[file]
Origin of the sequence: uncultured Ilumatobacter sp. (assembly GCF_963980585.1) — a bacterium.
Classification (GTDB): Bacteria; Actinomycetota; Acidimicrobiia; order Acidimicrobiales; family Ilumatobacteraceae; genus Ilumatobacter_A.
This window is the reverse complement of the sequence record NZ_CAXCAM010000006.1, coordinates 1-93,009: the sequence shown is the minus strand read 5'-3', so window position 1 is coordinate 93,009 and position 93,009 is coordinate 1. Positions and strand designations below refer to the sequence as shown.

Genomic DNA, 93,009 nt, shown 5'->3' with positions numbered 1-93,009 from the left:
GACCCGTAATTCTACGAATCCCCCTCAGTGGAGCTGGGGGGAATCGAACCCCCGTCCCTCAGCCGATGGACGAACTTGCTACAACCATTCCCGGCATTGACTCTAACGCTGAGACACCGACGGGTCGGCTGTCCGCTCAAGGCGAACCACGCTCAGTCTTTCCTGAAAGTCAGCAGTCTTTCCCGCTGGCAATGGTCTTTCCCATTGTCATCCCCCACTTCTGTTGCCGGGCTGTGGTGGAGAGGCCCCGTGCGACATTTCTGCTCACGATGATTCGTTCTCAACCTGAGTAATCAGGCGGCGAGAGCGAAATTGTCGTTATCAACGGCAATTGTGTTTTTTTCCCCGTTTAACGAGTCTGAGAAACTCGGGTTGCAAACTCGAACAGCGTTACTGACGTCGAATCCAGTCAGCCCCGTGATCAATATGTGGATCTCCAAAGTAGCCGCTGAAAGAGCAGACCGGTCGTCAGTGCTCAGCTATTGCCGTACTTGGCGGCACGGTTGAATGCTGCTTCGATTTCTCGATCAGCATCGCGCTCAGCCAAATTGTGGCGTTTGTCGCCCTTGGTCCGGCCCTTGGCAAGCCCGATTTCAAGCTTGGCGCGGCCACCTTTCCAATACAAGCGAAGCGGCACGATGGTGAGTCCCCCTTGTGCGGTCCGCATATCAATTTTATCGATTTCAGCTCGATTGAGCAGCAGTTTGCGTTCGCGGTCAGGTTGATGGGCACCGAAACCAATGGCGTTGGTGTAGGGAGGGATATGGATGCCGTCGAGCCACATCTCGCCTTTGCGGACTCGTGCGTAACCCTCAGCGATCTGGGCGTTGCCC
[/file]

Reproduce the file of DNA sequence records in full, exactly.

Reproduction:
Origin of the sequence: uncultured Ilumatobacter sp. (assembly GCF_963980585.1) — a bacterium.
Classification (GTDB): Bacteria; Actinomycetota; Acidimicrobiia; order Acidimicrobiales; family Ilumatobacteraceae; genus Ilumatobacter_A.
This window is the reverse complement of the sequence record NZ_CAXCAM010000006.1, coordinates 1-93,009: the sequence shown is the minus strand read 5'-3', so window position 1 is coordinate 93,009 and position 93,009 is coordinate 1. Positions and strand designations below refer to the sequence as shown.

Genomic DNA, 93,009 nt, shown 5'->3' with positions numbered 1-93,009 from the left:
GACCCGTAATTCTACGAATCCCCCTCAGTGGAGCTGGGGGGAATCGAACCCCCGTCCCTCAGCCGATGGACGAACTTGCTACAACCATTCCCGGCATTGACTCTAACGCTGAGACACCGACGGGTCGGCTGTCCGCTCAAGGCGAACCACGCTCAGTCTTTCCTGAAAGTCAGCAGTCTTTCCCGCTGGCAATGGTCTTTCCCATTGTCATCCCCCACTTCTGTTGCCGGGCTGTGGTGGAGAGGCCCCGTGCGACATTTCTGCTCACGATGATTCGTTCTCAACCTGAGTAATCAGGCGGCGAGAGCGAAATTGTCGTTATCAACGGCAATTGTGTTTTTTTCCCCGTTTAACGAGTCTGAGAAACTCGGGTTGCAAACTCGAACAGCGTTACTGACGTCGAATCCAGTCAGCCCCGTGATCAATATGTGGATCTCCAAAGTAGCCGCTGAAAGAGCAGACCGGTCGTCAGTGCTCAGCTATTGCCGTACTTGGCGGCACGGTTGAATGCTGCTTCGATTTCTCGATCAGCATCGCGCTCAGCCAAATTGTGGCGTTTGTCGCCCTTGGTCCGGCCCTTGGCAAGCCCGATTTCAAGCTTGGCGCGGCCACCTTTCCAATACAAGCGAAGCGGCACGATGGTGAGTCCCCCTTGTGCGGTCCGCATATCAATTTTATCGATTTCAGCTCGATTGAGCAGCAGTTTGCGTTCGCGGTCAGGTTGATGGGCACCGAAACCAATGGCGTTGGTGTAGGGAGGGATATGGATGCCGTCGAGCCACATCTCGCCTTTGCGGACTCGTGCGTAACCCTCAGCGATCTGGGCGTTGCCC